Cloud Hopping

“You go first, Nana, to break a path.” These are my instructions from six-year-old Josh. I plunk onto a sled in the sub-zero Canadian air with eight-year-old Rachel bundled in front of me. Off we go! Flying down the hill, the fluffy sparkling snow is dusting our cheeks and catching on our eye-lashes. We tumble, laughing out loud, into a drift at the foot of the hill and then trudge up to do it again with Josh on front this time. After an hour in the cold we go in for hot chocolate and the warmth of the fireside. The children are not long defeating me at bowling and para-sailing video games.

When I tuck them into bed that night I think what a beautiful day of pure, glowing joy it has been for me. And all it took to make it happen was one spontaneous decision made two days prior, an overnight in an airport hotel, a rise at four in the morning and an international flight with a stopover in the crazy zoo of an airport, along with three hours driving. That was just to get here, not counting the equivalent to get me back home. When a friend staying with us in Florida received a call that she had to return to Canada for a family funeral, I decided to accompany her and get in a surprise visit to my grandchildren.

“Will you play chess with me?” says Jacob. I confess to him that Nana doesn’t know how to play chess but readily accept his offer to tutor me and vow to learn as quickly as possible. I fail miserably but Jacob bears with me and rejoices in his victory.

Breaking a path, playing, especially outdoors, learning new things, risking failure, these are the lessons I have learned from children that have released great heaps of satisfaction in my life.

In my pursuit of happiness, maturity has taught me you can’t have it all and sometimes difficult choices must be made. I have also learned I don’t need “all” to be happy. Life gets complicated, rushed, and turbulent at times. Years ago, when my parents were both alive, we went frequently on family picnics to scenic parks with fresh woodsy paths and gushing brooks. Often on hikes we would come to a stream, and my mother would teach each of her five children, and later her 13 grandchildren, to seek out the high rocks protruding in the water and step gingerly from stone to stone to cross the brook. The grandchildren still speak of this lesson taught to them by their grandmother, who was lively and nimble well into her 80s. This simply lesson taught me a method of being happy in life: seek out the high points and go from one to the next. Let the stream flow on.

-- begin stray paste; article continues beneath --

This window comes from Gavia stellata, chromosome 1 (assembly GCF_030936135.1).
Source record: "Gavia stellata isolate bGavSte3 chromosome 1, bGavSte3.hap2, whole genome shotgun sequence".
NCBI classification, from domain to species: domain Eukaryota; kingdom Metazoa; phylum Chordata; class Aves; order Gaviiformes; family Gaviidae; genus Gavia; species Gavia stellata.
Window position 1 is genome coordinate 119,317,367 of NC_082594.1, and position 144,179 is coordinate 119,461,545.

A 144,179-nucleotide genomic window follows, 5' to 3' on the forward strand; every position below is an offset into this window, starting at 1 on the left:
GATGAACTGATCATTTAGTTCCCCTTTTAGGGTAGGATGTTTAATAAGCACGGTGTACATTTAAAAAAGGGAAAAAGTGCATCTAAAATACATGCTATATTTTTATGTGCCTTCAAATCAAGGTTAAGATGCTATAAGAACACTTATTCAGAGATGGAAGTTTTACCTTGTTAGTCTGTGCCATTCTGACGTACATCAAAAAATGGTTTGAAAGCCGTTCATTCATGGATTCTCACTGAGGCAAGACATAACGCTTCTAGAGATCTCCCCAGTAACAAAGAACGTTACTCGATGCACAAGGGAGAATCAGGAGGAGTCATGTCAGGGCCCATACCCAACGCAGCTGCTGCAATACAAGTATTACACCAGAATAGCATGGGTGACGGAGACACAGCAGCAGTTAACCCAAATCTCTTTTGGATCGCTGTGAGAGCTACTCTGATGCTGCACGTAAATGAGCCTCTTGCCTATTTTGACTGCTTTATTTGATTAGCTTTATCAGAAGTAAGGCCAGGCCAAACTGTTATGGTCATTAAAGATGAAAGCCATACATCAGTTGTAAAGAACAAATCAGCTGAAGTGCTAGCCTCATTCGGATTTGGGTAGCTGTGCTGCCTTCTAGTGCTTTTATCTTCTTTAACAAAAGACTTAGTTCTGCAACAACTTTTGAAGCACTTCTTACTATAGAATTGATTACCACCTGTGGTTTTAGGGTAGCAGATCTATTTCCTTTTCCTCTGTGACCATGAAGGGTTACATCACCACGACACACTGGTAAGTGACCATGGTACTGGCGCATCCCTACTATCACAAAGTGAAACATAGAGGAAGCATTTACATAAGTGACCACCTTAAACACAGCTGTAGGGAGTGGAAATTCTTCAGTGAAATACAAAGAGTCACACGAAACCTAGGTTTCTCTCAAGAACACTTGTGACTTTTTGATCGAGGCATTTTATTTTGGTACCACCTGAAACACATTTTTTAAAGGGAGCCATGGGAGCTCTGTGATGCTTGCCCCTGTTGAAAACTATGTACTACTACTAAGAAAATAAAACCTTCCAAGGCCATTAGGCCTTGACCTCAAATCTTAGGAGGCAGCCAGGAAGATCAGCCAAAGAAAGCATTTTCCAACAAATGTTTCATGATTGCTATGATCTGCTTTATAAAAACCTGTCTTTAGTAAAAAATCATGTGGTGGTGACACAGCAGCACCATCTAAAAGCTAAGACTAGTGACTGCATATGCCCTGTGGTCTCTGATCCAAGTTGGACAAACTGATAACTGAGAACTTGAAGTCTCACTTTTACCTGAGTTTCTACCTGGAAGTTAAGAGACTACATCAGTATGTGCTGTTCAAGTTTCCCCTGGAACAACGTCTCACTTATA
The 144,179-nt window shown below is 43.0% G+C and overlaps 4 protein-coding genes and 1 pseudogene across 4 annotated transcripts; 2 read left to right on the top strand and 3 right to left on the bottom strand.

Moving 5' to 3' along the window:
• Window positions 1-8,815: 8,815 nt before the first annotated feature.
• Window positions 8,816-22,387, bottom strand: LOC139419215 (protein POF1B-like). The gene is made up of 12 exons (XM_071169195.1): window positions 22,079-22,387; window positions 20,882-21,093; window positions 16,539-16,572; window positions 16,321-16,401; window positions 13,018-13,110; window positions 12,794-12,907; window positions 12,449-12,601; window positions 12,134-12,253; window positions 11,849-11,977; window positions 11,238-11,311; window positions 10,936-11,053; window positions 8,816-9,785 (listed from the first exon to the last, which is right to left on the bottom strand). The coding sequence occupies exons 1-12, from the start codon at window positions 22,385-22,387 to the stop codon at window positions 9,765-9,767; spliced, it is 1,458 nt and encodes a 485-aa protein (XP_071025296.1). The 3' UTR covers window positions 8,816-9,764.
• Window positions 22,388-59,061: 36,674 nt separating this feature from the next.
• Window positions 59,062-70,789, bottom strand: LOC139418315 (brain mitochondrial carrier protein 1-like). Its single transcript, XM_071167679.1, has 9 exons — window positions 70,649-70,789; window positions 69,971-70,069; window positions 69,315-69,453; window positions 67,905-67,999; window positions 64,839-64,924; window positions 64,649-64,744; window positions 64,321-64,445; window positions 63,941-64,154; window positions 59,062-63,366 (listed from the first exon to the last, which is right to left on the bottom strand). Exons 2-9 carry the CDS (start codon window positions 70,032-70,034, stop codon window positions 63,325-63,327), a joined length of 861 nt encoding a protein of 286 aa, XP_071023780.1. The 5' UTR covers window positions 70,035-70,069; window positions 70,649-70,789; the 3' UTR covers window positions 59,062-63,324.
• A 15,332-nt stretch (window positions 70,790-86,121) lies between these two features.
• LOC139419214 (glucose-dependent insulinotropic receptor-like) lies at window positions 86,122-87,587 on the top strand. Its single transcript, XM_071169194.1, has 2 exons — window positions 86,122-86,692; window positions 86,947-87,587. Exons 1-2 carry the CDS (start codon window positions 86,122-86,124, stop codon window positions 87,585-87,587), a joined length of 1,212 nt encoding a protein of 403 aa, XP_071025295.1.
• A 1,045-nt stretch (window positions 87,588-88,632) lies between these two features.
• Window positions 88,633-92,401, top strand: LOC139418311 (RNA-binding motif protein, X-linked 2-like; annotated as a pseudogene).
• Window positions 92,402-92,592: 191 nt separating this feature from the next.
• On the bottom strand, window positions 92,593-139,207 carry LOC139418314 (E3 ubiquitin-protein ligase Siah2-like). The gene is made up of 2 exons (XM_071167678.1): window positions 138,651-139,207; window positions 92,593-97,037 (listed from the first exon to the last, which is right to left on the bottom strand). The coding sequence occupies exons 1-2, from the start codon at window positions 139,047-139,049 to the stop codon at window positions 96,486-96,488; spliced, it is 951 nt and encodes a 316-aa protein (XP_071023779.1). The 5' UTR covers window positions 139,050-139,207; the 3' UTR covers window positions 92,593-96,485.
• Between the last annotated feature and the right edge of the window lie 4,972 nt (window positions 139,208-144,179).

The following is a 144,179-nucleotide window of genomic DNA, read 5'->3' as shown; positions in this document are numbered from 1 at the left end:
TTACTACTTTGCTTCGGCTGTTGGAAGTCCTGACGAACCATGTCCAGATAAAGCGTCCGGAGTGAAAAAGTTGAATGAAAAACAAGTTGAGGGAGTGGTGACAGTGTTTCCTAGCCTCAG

As life continues to rush along, I have learned to truly cherish the moments.To do this we must be alive and at least somewhat cognizant of our surroundings. There are many attempts today to anaesthetize us into a blind dumbness to details and to enter a blurred awareness of immediate surroundings. While there are many benefits to technological connectedness, the downside is that we can be so “plugged in” to people out of sight that we ignore those in our presence. We can be texting a colleague and missing the one beside us needing a hug. We can be so tuned in to viewing pictures on screens that we miss the butterflies perching on the hibiscus right under our nose.

I make it a habit to enjoy my surroundings wherever I am, to take note of little things. I am writing this in the skies aboard a flight to Florida. Passing out pretzels, the stewardess leaves a fresh citrusy perfume in her wake. My seatmate has an elegant bronzy-gold scarf draped over a matching handbag. A student across the aisle wears a neon lime and fuchsia fleece as she pours over her biology text. There’s a pillow-top mattress of clouds flung over the wings of the plane. A mood of eager anticipation, evident in the murmur of jovial conversations, is released as we soar higher and higher into the opalescent sky, leaving behind the wintery skies and slushy roads of Maine.

There is often little we can do about the big things in life—deaths in the family, losses from broken relationships, deteriorating health or dwindling finances. We may feel helpless when a job is lost or our best friends get transferred across the country. We will always be challenged by difficult people or impossible circumstances. But rare is a day when we cannot control some detail of our lives in terms of our choice, our response, or our attitude. We can pour our tea into a fine china cup, or scatter seed for the finches. We can use a fragrant hand lotion or squeeze lime juice on an avocado for lunch. We can listen to Chopin for a few minutes instead of rehashed news. We can send a friend a handwritten note or hold the door open for a young mother with a baby in arms.

It’s time now to prepare for landing, and the hassles of flying will soon be forgotten. I am grateful that I live in a world where I can take for granted cloud-hopping the streams of distance, almost as casually as my mother rock-hopped across the streams of my youth.


Phyllis McKinley has received awards for her works including first place in Florida's Royal Palm Literary awards in 2006, 2008, and 2010. Author of four books of poetry and one children's book, she has had poems and stories published in various individual journals.         

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